Property Rights After Marriage

Property Rights After Marriage

I’d like to marry my boyfriend and once we marry we will live in the home that I currently own. My friend is divorced, and she told me that I could lose the house if my husband and I were to divorce. How can that be?

Matrimonial property rights are set out in Part 1 of the Ontario Family Law Act.  Its a little complex, but I’ll try to explain it in a way most people can understand.

In simple terms, the legislation makes the spouses determine their net worth on the date of the marriage, and also their net worth on the valuation date (date they separated).  Usually assets grow during marriage, so commonly the marriage date asset value is subtracted from the valuation  date asset value.  That will leave each spouse with a net family property value.  The spouse with the greater net family property value pays the spouse with the lower one half of the difference.  This is called equalization.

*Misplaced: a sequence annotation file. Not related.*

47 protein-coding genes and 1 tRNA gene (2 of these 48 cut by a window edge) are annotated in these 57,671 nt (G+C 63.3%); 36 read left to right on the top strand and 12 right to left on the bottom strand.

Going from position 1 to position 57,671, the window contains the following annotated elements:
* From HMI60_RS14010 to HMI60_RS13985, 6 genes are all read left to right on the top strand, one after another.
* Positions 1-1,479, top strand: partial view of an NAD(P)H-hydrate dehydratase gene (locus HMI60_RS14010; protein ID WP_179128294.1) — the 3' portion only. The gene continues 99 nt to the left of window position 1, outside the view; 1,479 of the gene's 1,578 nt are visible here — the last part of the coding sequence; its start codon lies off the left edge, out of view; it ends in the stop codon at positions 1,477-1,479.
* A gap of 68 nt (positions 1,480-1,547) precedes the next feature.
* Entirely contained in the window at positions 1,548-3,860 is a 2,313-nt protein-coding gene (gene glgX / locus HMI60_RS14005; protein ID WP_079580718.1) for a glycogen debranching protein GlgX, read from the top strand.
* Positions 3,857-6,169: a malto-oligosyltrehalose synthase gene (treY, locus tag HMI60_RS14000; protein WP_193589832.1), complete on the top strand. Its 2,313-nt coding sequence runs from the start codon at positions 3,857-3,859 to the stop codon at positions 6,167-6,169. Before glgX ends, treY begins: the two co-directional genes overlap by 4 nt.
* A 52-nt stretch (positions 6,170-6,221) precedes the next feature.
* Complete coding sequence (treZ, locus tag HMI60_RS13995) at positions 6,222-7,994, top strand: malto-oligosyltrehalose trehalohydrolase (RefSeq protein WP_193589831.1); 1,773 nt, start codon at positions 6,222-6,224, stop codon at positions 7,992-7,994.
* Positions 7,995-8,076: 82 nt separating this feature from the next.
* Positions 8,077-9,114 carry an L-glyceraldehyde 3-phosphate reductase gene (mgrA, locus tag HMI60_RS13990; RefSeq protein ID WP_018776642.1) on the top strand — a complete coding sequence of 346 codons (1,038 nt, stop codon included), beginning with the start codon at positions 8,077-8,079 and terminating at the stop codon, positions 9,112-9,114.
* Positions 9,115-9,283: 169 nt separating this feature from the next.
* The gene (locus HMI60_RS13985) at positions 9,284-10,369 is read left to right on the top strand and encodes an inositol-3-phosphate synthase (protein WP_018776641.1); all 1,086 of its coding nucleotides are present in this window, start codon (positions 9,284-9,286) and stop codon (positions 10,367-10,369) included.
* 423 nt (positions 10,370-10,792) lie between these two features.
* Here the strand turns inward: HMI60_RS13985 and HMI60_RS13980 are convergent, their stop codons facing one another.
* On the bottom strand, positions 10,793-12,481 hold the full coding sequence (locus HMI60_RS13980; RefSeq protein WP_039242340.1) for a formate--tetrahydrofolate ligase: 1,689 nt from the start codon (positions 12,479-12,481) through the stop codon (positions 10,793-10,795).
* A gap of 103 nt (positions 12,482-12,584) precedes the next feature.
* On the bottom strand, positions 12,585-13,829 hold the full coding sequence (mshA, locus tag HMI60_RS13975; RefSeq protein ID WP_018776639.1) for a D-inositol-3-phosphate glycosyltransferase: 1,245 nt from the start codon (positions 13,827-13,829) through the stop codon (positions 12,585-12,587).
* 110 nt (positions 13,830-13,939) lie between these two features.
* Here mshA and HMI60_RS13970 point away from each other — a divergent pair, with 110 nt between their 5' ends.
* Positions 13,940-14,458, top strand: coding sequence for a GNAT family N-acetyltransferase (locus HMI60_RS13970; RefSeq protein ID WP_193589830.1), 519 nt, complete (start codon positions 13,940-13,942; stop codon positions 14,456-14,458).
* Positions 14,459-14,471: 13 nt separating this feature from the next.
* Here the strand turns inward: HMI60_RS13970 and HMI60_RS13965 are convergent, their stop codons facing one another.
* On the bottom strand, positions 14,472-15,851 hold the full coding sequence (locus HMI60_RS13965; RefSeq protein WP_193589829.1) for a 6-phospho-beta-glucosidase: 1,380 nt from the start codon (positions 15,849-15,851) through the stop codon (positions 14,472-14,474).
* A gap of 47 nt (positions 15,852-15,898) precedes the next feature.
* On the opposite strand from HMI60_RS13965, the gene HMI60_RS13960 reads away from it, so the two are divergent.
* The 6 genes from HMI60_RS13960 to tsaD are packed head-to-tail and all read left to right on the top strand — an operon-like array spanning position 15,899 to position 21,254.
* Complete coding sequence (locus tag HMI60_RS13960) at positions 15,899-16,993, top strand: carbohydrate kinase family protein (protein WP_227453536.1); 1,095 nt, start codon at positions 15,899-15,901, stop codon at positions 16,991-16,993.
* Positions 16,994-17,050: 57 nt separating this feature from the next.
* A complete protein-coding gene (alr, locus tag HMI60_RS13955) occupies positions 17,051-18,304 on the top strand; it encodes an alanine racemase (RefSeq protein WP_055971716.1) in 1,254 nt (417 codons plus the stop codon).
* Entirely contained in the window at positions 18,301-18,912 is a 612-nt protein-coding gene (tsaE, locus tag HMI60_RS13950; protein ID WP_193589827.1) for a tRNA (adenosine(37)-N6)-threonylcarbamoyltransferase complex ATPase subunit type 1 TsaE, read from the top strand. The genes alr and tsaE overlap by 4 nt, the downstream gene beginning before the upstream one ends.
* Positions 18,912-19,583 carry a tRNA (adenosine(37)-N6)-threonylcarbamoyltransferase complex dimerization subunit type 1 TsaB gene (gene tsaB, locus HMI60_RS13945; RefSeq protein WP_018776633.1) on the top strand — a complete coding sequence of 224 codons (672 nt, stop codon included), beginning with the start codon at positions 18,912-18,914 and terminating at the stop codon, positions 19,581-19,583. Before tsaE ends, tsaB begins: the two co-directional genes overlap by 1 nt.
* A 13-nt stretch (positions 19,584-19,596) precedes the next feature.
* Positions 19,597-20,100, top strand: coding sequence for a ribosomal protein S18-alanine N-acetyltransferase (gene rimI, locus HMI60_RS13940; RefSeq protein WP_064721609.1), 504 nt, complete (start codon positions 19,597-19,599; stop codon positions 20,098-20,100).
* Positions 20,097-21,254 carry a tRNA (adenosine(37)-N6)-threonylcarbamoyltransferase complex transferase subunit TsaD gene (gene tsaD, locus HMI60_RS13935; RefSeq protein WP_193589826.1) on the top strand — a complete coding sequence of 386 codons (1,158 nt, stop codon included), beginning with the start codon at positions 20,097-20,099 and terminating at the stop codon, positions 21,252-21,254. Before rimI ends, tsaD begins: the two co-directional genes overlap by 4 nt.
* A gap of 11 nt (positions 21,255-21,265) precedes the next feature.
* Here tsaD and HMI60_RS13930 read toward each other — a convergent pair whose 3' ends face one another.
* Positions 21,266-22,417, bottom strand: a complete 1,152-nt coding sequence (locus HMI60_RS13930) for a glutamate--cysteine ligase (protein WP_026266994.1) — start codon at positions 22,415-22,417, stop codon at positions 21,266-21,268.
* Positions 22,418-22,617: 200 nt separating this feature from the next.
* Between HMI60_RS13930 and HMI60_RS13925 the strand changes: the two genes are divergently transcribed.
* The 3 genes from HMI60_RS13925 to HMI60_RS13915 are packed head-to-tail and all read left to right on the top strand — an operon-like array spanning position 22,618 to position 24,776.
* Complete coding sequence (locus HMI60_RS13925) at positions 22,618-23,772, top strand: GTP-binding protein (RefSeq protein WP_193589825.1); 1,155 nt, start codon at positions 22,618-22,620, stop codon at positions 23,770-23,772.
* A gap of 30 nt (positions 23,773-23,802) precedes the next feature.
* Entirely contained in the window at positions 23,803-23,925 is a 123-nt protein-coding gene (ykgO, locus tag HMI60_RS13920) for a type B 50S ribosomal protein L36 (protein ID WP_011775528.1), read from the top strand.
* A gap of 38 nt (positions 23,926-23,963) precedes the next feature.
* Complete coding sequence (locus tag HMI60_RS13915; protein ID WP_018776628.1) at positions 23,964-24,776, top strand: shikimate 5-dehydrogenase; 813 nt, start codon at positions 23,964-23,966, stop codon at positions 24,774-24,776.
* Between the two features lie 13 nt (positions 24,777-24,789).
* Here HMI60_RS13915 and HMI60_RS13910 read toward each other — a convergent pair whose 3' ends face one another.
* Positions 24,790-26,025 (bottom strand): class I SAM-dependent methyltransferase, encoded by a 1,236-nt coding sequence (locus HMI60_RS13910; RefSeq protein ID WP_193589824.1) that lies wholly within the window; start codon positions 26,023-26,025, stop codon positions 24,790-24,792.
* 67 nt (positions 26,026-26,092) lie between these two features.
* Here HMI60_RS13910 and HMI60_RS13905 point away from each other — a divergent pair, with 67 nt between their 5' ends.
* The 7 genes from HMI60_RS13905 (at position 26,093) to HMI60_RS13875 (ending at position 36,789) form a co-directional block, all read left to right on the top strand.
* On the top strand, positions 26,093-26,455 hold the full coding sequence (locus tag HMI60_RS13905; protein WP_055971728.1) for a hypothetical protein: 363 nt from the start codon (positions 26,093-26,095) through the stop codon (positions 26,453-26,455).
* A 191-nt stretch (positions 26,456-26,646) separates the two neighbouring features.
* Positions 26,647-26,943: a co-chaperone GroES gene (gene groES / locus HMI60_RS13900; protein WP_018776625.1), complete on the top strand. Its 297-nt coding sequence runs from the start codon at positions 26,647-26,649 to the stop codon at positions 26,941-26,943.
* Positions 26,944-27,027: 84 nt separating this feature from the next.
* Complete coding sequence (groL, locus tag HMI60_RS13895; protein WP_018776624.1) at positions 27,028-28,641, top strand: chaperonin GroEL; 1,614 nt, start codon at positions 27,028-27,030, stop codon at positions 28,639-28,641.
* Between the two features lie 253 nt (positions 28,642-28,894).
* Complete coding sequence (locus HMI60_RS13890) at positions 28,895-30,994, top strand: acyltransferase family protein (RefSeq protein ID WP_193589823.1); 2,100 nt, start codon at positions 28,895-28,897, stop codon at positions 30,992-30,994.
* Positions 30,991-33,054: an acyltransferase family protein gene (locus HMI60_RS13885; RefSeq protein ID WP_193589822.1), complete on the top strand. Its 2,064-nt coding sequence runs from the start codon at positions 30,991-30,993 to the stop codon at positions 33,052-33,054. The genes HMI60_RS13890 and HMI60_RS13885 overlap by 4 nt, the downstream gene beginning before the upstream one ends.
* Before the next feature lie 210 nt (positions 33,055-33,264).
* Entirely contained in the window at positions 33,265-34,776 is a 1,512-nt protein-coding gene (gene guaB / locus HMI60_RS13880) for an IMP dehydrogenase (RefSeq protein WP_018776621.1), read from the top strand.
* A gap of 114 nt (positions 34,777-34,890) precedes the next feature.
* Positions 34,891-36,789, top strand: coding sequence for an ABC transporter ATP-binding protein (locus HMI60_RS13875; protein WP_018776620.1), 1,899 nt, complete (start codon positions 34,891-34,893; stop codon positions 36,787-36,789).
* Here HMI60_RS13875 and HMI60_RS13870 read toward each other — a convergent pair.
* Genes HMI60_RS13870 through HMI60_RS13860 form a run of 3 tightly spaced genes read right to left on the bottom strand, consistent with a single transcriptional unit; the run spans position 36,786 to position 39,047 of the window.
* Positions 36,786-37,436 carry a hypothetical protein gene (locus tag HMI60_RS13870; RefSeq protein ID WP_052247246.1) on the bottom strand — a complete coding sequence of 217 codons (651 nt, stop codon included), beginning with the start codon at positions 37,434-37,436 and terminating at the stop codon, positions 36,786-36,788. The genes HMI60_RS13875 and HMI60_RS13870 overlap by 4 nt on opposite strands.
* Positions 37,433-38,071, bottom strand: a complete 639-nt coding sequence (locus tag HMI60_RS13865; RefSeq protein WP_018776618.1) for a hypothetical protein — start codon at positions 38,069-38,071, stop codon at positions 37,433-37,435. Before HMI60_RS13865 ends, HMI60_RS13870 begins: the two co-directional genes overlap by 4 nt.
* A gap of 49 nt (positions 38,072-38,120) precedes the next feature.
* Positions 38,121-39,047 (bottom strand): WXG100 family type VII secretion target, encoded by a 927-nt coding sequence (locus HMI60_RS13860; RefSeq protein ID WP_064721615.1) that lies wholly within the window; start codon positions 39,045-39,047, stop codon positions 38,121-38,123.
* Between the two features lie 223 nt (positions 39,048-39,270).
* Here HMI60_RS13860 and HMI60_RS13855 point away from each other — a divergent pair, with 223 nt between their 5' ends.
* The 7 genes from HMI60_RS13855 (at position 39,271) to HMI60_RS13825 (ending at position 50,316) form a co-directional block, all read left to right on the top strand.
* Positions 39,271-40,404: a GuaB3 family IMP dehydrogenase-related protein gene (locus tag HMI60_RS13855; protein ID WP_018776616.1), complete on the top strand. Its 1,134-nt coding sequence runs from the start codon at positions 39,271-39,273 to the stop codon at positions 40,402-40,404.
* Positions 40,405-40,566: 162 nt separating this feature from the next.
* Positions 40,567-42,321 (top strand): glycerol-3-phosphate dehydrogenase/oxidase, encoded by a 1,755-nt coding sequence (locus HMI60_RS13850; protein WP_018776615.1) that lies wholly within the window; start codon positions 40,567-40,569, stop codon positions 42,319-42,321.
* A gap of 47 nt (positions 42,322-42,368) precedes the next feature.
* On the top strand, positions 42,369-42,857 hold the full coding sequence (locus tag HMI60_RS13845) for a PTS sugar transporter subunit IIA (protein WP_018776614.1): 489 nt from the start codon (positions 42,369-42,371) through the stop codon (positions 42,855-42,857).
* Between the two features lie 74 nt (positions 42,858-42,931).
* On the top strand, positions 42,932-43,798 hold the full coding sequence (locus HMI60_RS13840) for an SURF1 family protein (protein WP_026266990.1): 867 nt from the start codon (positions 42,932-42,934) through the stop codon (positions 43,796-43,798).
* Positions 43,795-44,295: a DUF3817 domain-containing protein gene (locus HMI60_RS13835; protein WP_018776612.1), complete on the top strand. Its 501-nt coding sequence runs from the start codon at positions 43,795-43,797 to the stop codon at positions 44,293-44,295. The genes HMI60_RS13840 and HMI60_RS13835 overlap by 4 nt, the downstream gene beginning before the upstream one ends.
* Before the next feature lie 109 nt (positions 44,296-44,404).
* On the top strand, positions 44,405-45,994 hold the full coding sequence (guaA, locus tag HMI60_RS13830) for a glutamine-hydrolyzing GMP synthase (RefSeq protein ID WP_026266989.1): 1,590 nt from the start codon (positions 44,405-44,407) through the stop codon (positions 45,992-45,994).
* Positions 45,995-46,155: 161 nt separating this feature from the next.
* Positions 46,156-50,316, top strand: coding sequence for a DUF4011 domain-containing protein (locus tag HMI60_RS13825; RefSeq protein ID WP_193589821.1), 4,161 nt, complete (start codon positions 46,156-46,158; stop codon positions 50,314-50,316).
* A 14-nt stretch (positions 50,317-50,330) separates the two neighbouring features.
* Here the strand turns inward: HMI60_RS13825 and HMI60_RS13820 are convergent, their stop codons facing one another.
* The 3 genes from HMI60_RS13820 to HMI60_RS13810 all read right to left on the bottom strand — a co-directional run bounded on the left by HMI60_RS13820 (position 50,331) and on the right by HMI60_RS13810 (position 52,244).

So that applies to most assets, but under the Family Law Act the spouses’ Matrimonial Home is treated differently.  The practical effect of the legislation is that if one spouse brings the home into the marriage, and the spouses are living in it on the valuation date, then the house gets equalized regardless of the fact it was brought into the marriage by only one spouse.  In other words, what your friend told you is not entirely without merit. Your better option would be to sell the house before marriage.